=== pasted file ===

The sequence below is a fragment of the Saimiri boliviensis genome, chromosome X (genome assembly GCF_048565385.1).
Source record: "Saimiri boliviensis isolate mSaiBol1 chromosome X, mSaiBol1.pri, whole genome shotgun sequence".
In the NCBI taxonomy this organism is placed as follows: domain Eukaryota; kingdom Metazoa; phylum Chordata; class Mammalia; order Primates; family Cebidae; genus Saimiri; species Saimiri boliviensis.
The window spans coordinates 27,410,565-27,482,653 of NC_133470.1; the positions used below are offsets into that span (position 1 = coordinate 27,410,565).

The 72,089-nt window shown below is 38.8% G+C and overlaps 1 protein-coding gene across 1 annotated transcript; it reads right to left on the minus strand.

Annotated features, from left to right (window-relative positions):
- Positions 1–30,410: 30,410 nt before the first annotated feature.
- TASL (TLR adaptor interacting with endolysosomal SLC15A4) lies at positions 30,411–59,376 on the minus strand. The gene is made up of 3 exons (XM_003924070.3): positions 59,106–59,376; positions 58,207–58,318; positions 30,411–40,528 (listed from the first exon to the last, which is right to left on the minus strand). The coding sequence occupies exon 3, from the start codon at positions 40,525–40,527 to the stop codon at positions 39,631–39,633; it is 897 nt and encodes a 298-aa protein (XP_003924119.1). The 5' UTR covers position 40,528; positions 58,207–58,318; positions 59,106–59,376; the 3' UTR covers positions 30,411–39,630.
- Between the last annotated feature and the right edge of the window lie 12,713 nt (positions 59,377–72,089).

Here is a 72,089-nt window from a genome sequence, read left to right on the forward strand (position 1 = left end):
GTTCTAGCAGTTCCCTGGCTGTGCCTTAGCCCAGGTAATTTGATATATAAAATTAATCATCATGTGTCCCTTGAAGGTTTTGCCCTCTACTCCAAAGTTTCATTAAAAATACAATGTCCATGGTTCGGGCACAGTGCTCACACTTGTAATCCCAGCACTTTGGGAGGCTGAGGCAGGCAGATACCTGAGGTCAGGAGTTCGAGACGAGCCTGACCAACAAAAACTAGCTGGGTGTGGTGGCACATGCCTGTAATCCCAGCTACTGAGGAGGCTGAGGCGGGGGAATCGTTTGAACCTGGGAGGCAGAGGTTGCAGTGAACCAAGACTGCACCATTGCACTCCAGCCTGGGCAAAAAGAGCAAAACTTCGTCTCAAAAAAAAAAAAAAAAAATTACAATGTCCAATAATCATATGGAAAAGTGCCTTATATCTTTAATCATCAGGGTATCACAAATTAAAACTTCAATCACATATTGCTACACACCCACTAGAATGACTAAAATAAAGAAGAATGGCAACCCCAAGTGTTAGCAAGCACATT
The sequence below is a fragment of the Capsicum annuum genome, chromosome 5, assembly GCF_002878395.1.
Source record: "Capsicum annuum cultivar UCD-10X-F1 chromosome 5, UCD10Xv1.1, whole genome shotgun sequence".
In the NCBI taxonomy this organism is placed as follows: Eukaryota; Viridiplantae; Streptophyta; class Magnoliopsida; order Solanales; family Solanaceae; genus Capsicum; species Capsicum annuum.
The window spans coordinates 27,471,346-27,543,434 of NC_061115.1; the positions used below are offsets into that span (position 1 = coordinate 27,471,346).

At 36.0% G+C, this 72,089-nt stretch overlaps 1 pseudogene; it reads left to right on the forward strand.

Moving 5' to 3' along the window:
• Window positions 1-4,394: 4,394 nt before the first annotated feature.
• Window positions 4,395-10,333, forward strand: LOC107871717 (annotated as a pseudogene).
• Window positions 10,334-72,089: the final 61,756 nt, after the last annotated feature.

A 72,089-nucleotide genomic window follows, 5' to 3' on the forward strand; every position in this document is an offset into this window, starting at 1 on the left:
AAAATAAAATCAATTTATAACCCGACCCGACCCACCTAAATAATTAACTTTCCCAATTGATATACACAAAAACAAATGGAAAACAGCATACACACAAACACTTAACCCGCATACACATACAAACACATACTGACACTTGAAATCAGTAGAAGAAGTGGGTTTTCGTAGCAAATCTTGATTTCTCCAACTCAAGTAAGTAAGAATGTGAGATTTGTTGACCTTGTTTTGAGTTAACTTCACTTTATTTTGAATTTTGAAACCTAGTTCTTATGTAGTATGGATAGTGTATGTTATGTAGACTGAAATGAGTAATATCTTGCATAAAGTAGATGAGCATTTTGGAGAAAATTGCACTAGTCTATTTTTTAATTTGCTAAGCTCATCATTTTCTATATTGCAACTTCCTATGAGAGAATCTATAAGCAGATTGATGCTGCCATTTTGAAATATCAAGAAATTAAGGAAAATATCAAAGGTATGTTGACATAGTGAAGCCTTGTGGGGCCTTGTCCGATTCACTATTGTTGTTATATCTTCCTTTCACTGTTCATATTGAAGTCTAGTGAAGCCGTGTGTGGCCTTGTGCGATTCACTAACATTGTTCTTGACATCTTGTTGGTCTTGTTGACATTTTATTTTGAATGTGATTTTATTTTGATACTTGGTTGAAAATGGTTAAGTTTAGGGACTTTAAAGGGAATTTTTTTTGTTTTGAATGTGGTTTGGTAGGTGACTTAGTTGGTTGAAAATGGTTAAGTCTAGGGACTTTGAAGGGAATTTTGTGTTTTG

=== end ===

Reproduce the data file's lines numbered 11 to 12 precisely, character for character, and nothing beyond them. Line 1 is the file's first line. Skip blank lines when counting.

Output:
GTTCTAGCAGTTCCCTGGCTGTGCCTTAGCCCAGGTAATTTGATATATAAAATTAATCATCATGTGTCCCTTGAAGGTTTTGCCCTCTACTCCAAAGTTTCATTAAAAATACAATGTCCATGGTTCGGGCACAGTGCTCACACTTGTAATCCCAGCACTTTGGGAGGCTGAGGCAGGCAGATACCTGAGGTCAGGAGTTCGAGACGAGCCTGACCAACAAAAACTAGCTGGGTGTGGTGGCACATGCCTGTAATCCCAGCTACTGAGGAGGCTGAGGCGGGGGAATCGTTTGAACCTGGGAGGCAGAGGTTGCAGTGAACCAAGACTGCACCATTGCACTCCAGCCTGGGCAAAAAGAGCAAAACTTCGTCTCAAAAAAAAAAAAAAAAAATTACAATGTCCAATAATCATATGGAAAAGTGCCTTATATCTTTAATCATCAGGGTATCACAAATTAAAACTTCAATCACATATTGCTACACACCCACTAGAATGACTAAAATAAAGAAGAATGGCAACCCCAAGTGTTAGCAAGCACATT
The sequence below is a fragment of the Capsicum annuum genome, chromosome 5, assembly GCF_002878395.1.